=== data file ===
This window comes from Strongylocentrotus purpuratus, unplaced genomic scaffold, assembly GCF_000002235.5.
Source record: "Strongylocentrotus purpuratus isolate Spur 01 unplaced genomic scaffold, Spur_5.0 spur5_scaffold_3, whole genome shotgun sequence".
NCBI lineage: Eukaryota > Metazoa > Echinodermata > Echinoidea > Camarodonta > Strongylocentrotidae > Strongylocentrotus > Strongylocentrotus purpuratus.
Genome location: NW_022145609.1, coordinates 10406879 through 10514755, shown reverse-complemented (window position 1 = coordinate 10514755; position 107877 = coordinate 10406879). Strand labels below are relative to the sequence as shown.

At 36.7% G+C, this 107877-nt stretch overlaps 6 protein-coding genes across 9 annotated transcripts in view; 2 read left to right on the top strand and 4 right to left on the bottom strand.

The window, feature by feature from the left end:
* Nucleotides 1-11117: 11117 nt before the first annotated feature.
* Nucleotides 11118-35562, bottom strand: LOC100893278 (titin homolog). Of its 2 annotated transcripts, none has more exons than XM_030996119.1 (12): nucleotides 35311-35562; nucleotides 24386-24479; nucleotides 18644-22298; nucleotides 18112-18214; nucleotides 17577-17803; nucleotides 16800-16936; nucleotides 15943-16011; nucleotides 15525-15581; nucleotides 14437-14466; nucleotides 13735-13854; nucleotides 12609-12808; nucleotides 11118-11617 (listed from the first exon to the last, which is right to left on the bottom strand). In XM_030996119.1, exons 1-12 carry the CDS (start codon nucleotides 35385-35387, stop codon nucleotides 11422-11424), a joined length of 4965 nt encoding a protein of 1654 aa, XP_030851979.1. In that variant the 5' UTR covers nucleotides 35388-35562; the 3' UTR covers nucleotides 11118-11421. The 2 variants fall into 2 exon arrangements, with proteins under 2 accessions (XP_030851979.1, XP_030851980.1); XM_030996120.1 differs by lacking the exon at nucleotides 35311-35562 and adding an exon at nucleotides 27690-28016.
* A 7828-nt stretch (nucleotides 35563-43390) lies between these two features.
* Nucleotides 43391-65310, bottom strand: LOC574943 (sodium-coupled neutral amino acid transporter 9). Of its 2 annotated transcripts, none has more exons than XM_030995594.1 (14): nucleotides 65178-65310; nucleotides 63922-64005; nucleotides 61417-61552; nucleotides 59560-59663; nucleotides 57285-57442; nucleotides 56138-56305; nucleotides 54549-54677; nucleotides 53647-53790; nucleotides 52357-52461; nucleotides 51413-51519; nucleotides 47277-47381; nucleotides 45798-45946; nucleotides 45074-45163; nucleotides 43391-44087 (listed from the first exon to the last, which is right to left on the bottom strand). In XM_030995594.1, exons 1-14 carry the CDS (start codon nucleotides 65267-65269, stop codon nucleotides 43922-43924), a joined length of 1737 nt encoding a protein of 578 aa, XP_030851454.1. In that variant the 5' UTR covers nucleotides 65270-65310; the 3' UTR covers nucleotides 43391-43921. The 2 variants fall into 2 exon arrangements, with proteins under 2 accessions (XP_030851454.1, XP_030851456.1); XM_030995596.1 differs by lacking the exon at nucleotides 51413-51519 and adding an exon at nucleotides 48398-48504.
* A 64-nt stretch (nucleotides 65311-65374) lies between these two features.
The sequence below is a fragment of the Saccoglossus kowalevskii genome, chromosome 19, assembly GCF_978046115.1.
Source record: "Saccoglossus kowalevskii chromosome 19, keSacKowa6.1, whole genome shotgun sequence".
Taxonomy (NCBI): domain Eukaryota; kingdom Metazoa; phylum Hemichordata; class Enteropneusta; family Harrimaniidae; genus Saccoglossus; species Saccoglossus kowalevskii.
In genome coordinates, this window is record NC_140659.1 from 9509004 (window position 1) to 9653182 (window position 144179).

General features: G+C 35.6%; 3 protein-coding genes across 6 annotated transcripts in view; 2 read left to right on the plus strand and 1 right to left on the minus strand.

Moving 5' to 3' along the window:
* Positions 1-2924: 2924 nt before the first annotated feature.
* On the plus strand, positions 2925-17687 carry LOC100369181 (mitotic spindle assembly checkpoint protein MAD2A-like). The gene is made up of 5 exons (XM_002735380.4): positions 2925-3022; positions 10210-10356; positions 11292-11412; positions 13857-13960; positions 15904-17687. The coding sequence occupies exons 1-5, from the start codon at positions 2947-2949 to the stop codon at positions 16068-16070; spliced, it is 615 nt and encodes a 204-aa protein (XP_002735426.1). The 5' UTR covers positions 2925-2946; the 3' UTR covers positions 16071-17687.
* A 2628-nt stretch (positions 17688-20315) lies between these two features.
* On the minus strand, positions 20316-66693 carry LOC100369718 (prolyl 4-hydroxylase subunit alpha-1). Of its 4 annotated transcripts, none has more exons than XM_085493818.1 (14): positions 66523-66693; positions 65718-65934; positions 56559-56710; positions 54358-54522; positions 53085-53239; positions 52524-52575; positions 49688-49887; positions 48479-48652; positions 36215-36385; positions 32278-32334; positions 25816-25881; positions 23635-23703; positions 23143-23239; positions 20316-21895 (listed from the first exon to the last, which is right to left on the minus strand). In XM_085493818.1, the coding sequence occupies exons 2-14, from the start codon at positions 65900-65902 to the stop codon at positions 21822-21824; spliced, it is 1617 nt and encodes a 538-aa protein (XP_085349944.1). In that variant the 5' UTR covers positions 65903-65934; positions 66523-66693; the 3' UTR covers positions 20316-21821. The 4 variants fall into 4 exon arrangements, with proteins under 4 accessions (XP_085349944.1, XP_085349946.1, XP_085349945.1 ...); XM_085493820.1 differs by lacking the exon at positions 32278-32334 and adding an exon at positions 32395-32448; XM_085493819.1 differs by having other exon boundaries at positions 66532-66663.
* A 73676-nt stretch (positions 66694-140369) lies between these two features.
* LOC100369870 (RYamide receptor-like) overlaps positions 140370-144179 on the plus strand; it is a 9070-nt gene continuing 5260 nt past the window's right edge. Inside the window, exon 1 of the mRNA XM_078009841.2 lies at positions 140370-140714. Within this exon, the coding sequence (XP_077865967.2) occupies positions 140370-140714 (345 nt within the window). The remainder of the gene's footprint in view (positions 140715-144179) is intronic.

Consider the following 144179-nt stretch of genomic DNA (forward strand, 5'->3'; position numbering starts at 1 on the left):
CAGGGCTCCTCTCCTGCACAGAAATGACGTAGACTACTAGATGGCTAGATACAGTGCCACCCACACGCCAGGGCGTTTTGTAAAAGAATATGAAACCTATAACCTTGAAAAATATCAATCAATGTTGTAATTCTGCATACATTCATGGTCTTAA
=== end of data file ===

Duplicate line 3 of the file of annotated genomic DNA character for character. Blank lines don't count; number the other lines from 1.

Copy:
NCBI lineage: Eukaryota > Metazoa > Echinodermata > Echinoidea > Camarodonta > Strongylocentrotidae > Strongylocentrotus > Strongylocentrotus purpuratus.